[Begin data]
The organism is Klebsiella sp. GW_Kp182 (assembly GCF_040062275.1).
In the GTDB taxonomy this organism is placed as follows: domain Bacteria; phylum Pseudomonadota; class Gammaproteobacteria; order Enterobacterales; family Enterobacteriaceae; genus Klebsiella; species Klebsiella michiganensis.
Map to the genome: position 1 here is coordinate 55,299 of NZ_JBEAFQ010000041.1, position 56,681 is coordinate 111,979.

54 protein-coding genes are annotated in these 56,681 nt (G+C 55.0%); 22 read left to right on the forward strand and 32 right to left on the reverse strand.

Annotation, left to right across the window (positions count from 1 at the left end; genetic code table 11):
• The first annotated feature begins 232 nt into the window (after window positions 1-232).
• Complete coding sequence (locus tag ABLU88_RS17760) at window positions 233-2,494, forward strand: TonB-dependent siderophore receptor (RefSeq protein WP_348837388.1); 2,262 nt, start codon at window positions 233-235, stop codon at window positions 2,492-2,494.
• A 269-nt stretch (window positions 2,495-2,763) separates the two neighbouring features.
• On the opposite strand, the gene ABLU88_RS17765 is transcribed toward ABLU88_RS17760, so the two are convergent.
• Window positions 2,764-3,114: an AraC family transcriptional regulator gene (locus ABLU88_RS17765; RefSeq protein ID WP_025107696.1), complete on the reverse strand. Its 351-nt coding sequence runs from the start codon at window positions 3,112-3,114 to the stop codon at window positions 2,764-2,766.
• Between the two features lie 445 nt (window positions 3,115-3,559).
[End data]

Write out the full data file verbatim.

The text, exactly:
The organism is Klebsiella sp. GW_Kp182 (assembly GCF_040062275.1).
In the GTDB taxonomy this organism is placed as follows: domain Bacteria; phylum Pseudomonadota; class Gammaproteobacteria; order Enterobacterales; family Enterobacteriaceae; genus Klebsiella; species Klebsiella michiganensis.
Map to the genome: position 1 here is coordinate 55,299 of NZ_JBEAFQ010000041.1, position 56,681 is coordinate 111,979.

54 protein-coding genes are annotated in these 56,681 nt (G+C 55.0%); 22 read left to right on the forward strand and 32 right to left on the reverse strand.

Annotation, left to right across the window (positions count from 1 at the left end; genetic code table 11):
• The first annotated feature begins 232 nt into the window (after window positions 1-232).
• Complete coding sequence (locus tag ABLU88_RS17760) at window positions 233-2,494, forward strand: TonB-dependent siderophore receptor (RefSeq protein WP_348837388.1); 2,262 nt, start codon at window positions 233-235, stop codon at window positions 2,492-2,494.
• A 269-nt stretch (window positions 2,495-2,763) separates the two neighbouring features.
• On the opposite strand, the gene ABLU88_RS17765 is transcribed toward ABLU88_RS17760, so the two are convergent.
• Window positions 2,764-3,114: an AraC family transcriptional regulator gene (locus ABLU88_RS17765; RefSeq protein ID WP_025107696.1), complete on the reverse strand. Its 351-nt coding sequence runs from the start codon at window positions 3,112-3,114 to the stop codon at window positions 2,764-2,766.
• Between the two features lie 445 nt (window positions 3,115-3,559).